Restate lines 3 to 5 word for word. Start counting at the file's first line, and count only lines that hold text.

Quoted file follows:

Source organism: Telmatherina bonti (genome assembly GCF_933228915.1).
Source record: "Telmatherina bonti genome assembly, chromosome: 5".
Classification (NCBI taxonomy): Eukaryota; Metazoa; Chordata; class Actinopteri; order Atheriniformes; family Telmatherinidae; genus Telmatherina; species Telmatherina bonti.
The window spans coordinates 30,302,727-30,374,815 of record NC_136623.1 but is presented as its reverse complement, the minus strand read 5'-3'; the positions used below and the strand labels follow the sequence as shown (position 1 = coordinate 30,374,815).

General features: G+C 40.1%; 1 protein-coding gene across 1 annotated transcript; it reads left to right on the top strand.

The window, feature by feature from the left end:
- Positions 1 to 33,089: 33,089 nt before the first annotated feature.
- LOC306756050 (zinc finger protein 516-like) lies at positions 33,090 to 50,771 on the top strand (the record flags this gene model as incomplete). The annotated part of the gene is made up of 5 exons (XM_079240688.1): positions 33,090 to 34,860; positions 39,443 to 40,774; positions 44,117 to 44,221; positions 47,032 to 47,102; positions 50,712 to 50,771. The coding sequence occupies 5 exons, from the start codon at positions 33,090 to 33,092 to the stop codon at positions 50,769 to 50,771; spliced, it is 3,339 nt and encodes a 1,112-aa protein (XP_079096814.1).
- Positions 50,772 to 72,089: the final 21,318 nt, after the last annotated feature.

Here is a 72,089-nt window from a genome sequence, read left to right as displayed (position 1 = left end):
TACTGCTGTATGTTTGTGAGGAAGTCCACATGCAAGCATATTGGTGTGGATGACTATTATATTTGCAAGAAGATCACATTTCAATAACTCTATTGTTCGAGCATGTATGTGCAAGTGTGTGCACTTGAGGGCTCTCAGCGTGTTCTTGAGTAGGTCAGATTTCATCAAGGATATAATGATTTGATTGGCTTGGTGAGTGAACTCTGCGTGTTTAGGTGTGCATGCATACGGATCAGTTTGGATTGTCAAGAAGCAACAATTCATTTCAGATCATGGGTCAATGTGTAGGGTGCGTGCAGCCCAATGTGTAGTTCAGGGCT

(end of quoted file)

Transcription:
Classification (NCBI taxonomy): Eukaryota; Metazoa; Chordata; class Actinopteri; order Atheriniformes; family Telmatherinidae; genus Telmatherina; species Telmatherina bonti.
The window spans coordinates 30,302,727-30,374,815 of record NC_136623.1 but is presented as its reverse complement, the minus strand read 5'-3'; the positions used below and the strand labels follow the sequence as shown (position 1 = coordinate 30,374,815).

General features: G+C 40.1%; 1 protein-coding gene across 1 annotated transcript; it reads left to right on the top strand.